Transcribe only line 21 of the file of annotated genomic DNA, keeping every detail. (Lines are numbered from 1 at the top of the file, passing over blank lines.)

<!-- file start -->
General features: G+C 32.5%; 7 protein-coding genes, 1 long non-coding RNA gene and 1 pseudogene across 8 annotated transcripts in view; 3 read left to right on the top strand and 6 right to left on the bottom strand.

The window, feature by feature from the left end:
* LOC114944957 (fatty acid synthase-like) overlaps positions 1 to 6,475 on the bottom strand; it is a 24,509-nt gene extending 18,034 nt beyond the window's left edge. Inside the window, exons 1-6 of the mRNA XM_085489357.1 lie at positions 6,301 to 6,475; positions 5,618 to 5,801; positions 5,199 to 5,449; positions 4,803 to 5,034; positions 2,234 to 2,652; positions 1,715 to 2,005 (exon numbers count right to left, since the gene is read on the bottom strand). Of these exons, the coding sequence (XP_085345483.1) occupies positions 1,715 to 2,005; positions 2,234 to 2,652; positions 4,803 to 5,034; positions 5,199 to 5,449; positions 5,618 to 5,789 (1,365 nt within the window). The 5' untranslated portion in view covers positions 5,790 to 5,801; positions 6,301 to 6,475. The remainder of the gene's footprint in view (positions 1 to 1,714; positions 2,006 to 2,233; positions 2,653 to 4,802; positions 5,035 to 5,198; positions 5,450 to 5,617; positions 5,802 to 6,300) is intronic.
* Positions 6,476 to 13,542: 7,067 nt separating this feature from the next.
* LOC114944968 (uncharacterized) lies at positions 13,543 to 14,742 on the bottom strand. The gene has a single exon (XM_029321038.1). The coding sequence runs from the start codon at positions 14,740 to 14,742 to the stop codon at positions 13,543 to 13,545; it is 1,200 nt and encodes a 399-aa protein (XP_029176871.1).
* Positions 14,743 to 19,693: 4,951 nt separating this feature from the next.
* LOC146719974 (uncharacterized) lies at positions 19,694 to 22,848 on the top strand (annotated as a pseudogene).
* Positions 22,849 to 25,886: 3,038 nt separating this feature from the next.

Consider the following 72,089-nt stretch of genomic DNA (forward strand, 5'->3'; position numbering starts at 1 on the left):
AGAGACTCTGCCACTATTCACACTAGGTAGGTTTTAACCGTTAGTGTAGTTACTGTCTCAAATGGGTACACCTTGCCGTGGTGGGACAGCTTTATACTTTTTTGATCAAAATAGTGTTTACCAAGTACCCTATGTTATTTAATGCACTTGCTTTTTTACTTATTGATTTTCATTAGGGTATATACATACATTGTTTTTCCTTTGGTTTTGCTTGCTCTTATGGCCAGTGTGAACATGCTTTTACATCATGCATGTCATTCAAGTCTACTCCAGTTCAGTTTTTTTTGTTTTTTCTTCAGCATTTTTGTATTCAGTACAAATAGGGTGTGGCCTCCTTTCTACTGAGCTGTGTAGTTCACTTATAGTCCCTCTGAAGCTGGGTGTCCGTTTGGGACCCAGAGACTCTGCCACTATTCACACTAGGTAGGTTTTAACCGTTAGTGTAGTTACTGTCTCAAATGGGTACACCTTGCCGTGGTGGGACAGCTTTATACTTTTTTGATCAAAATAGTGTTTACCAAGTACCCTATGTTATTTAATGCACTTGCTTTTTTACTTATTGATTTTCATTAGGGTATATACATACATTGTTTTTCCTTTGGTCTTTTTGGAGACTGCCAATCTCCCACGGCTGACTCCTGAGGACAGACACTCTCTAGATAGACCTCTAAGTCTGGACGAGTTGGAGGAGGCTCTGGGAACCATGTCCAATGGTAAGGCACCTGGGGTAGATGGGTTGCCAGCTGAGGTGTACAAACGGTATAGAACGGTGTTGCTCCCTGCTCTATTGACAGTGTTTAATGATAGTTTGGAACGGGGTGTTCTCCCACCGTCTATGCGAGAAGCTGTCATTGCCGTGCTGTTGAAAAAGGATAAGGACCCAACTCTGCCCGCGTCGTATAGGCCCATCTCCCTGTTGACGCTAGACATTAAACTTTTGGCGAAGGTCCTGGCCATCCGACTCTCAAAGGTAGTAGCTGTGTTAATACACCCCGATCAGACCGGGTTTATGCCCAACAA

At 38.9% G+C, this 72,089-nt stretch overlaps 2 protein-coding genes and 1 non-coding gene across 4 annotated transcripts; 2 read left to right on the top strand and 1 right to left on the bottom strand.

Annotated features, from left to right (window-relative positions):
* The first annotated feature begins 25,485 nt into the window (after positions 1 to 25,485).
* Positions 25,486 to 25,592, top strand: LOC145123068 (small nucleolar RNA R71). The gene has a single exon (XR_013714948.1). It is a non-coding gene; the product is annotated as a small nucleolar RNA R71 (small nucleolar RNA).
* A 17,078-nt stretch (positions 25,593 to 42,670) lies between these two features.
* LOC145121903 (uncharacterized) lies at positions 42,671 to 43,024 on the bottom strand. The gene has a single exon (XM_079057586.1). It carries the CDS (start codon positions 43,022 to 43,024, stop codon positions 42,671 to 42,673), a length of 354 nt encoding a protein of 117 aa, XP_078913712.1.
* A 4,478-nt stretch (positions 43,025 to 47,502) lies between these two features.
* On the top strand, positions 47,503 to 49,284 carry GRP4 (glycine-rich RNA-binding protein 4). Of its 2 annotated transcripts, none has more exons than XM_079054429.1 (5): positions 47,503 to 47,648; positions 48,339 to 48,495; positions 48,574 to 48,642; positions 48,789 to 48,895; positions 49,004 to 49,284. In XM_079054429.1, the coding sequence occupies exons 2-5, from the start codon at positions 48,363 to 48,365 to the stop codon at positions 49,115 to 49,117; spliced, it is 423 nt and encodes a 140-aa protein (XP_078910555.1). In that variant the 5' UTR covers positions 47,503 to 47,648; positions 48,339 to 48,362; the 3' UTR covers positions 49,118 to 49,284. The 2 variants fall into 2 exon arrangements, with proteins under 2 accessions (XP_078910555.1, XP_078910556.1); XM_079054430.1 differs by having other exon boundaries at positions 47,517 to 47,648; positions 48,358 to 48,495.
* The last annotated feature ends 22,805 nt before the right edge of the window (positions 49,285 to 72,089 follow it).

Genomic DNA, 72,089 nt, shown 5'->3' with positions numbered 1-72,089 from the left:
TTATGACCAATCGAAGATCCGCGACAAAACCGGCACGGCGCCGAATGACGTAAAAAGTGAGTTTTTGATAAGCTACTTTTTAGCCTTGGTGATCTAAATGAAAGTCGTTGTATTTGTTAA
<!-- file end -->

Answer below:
TTATGACCAATCGAAGATCCGCGACAAAACCGGCACGGCGCCGAATGACGTAAAAAGTGAGTTTTTGATAAGCTACTTTTTAGCCTTGGTGATCTAAATGAAAGTCGTTGTATTTGTTAA